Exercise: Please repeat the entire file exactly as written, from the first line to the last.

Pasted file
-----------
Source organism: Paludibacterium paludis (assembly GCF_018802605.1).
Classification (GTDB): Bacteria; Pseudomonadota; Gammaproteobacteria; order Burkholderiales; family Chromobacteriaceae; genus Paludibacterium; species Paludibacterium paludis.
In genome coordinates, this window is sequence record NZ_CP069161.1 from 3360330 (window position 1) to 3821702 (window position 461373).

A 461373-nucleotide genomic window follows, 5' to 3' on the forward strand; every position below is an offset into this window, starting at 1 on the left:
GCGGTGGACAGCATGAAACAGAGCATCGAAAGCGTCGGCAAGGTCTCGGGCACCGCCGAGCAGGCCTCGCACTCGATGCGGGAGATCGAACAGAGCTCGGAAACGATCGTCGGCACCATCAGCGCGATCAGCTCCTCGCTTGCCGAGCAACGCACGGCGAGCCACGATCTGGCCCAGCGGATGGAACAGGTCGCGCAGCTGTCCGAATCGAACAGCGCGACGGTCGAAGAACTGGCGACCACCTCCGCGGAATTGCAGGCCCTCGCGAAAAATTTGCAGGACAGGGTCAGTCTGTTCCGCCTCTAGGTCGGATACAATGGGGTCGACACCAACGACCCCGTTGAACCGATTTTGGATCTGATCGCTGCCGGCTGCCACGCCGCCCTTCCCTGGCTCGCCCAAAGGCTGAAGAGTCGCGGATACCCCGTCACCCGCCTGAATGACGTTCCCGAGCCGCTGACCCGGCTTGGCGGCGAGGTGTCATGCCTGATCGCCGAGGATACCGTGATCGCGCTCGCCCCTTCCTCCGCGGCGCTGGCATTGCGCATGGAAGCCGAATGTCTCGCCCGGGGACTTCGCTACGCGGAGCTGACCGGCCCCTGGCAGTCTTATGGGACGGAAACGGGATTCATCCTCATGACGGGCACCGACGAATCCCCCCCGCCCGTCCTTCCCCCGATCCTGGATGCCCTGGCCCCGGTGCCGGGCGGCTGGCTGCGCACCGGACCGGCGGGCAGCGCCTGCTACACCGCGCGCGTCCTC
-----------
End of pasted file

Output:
Source organism: Paludibacterium paludis (assembly GCF_018802605.1).
Classification (GTDB): Bacteria; Pseudomonadota; Gammaproteobacteria; order Burkholderiales; family Chromobacteriaceae; genus Paludibacterium; species Paludibacterium paludis.
In genome coordinates, this window is sequence record NZ_CP069161.1 from 3360330 (window position 1) to 3821702 (window position 461373).

A 461373-nucleotide genomic window follows, 5' to 3' on the forward strand; every position below is an offset into this window, starting at 1 on the left:
GCGGTGGACAGCATGAAACAGAGCATCGAAAGCGTCGGCAAGGTCTCGGGCACCGCCGAGCAGGCCTCGCACTCGATGCGGGAGATCGAACAGAGCTCGGAAACGATCGTCGGCACCATCAGCGCGATCAGCTCCTCGCTTGCCGAGCAACGCACGGCGAGCCACGATCTGGCCCAGCGGATGGAACAGGTCGCGCAGCTGTCCGAATCGAACAGCGCGACGGTCGAAGAACTGGCGACCACCTCCGCGGAATTGCAGGCCCTCGCGAAAAATTTGCAGGACAGGGTCAGTCTGTTCCGCCTCTAGGTCGGATACAATGGGGTCGACACCAACGACCCCGTTGAACCGATTTTGGATCTGATCGCTGCCGGCTGCCACGCCGCCCTTCCCTGGCTCGCCCAAAGGCTGAAGAGTCGCGGATACCCCGTCACCCGCCTGAATGACGTTCCCGAGCCGCTGACCCGGCTTGGCGGCGAGGTGTCATGCCTGATCGCCGAGGATACCGTGATCGCGCTCGCCCCTTCCTCCGCGGCGCTGGCATTGCGCATGGAAGCCGAATGTCTCGCCCGGGGACTTCGCTACGCGGAGCTGACCGGCCCCTGGCAGTCTTATGGGACGGAAACGGGATTCATCCTCATGACGGGCACCGACGAATCCCCCCCGCCCGTCCTTCCCCCGATCCTGGATGCCCTGGCCCCGGTGCCGGGCGGCTGGCTGCGCACCGGACCGGCGGGCAGCGCCTGCTACACCGCGCGCGTCCTC